A year can be long so it is a good idea to take notes about big projects you are a part of — then you aren’t trying to recall 365 days of work in the week leading up to your review. It also helps you to see what goals you aren’t hitting and have the time to make those fixes before the review. Use data to your advantage and point out deliverables! For example, saying that you increased production activity by 33% from last quarter or year sounds more impressive than just saying that production improved.
Get ready for feedback
It is a safe bet that you will be receiving a variety of feedback ranging from very positive to areas requiring definite improvement. It all reflects how well you did throughout the quarter and year.
People don’t like hearing that they didn’t meet expectations, but unless serious performance issues exist, this feedback is designed to help you improve so it should not be viewed as a negative experience. Go with an open mind, realizing that this is the process, and part of the process is accepting critique — positive and negative — and using it to improve. Being open to new ideas can help you in your current job and help prepare you to succeed in your future positions.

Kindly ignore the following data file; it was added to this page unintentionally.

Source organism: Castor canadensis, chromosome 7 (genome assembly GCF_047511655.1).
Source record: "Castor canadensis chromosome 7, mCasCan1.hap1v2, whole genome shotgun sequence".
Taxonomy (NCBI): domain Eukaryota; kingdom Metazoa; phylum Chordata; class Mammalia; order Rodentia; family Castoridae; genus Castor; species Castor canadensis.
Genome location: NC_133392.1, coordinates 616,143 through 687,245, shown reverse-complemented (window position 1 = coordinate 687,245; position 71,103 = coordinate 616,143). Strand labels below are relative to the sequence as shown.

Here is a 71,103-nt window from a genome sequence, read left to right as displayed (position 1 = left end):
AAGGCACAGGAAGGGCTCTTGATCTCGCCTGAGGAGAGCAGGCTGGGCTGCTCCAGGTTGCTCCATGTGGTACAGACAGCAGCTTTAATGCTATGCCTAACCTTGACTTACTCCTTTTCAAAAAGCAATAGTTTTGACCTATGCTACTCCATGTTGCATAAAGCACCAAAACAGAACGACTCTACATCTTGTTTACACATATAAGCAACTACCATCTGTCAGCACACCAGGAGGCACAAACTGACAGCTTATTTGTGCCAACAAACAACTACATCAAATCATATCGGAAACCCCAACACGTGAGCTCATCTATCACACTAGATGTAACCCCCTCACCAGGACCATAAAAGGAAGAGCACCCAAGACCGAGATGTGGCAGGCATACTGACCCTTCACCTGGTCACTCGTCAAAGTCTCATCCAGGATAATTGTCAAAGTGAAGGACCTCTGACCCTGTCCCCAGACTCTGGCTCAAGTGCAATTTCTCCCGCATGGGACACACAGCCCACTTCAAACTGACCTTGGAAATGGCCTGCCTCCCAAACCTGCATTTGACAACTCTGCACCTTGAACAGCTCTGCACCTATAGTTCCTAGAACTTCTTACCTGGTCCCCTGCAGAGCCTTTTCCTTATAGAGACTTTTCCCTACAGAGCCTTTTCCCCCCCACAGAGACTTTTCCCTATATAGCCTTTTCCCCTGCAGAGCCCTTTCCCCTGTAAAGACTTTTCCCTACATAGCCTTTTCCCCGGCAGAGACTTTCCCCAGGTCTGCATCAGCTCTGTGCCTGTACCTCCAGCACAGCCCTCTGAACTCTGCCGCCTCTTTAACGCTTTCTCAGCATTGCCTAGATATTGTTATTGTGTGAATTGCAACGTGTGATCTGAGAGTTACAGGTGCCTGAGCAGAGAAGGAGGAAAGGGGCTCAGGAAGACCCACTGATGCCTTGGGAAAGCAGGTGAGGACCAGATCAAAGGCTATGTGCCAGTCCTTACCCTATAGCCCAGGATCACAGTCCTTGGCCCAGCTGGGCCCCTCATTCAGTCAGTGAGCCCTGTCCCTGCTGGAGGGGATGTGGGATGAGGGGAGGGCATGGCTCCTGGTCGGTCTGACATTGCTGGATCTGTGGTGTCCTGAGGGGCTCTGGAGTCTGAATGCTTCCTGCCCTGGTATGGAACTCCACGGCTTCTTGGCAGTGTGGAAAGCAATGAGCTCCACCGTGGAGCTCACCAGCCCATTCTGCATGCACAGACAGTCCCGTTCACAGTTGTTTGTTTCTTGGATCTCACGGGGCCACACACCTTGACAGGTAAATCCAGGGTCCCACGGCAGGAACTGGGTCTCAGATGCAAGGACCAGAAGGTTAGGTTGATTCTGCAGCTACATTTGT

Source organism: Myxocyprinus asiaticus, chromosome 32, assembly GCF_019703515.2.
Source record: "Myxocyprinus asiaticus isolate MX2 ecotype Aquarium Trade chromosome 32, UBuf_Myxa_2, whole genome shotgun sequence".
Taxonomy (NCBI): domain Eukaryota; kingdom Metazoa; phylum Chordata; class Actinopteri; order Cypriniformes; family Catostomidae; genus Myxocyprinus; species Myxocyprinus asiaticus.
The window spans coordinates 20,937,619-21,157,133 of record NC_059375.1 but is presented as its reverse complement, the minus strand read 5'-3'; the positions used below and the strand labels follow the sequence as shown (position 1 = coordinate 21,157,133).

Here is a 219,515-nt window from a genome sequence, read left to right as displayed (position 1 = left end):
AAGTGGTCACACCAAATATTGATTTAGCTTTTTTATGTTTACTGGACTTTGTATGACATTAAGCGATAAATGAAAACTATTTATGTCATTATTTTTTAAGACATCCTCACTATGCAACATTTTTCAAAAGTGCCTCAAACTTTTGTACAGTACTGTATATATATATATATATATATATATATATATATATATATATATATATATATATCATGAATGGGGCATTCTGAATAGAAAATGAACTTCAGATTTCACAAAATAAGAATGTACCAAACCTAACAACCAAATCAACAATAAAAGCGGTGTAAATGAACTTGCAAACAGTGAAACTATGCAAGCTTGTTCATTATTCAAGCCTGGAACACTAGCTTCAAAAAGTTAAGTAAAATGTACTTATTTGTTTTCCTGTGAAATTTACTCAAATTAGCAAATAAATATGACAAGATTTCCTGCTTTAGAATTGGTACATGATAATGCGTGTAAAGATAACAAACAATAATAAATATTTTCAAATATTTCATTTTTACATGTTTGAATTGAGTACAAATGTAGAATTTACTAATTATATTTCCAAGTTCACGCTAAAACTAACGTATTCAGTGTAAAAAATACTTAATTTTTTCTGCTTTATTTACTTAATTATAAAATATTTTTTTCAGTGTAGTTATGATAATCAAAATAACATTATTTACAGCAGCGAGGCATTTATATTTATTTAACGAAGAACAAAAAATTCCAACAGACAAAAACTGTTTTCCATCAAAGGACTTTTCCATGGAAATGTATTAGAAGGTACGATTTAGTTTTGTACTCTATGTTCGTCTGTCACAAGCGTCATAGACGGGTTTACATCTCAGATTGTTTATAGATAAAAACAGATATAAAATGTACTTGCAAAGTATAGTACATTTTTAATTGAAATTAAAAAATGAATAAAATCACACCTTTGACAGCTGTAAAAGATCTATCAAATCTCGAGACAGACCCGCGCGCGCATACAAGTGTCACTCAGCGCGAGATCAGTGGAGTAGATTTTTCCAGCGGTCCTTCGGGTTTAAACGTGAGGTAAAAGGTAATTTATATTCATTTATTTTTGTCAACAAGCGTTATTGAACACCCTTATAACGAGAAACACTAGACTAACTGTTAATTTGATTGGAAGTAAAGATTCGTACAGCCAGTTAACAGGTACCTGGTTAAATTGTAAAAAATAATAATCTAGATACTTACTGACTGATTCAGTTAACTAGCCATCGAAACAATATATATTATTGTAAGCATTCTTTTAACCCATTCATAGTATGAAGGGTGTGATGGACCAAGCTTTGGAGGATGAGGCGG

Ask your questions about the future
Supervisors and companies love when people want to grow inside the organization! Asking questions allows you and your supervisor to get on the same page with your expectations and involvement within your position. It is also a place for you to find out about future positions within the company and how can you grow into those roles. To see how to get there, you need to ask your supervisor what are good stepping stone goals that prepare for those positions. You can only know that process if you ask the questions related to those future roles you might be interested in.
Track your progress moving forward
With your goals in place, you and your supervisor should still regularly communicate the goals you set for your next review. Again, don’t wait until a week before the next review to ask yourself if you’ve met your new goals. Tracking your progress gives you something to work on and it shows your supervisor that you want to be there, and you are working to do what is needed to remain a long-term asset to the company. Having more communication between you and your supervisor can help with your next role within the organization.
Performance reviews are not merely a formality, they help shape your career path. If you go into it with an open mind and understand that you are there to develop and use the feedback to get better, the sky is the limit for your career journey!
* Bureau of Labor Statistics (BLS), U.S. Department of Labor, Occupational Outlook Handbook 2020. BLS estimates do not represent entry-level wages and/or salaries. Multiple factors, including prior experience, age, geography market in which you want to work and degree field, will affect career outcomes and earnings. Herzing neither represents that its graduates will earn the average salaries calculated by BLS for a particular job nor guarantees that graduation from its program will result in a job, promotion, salary increase or other career growth.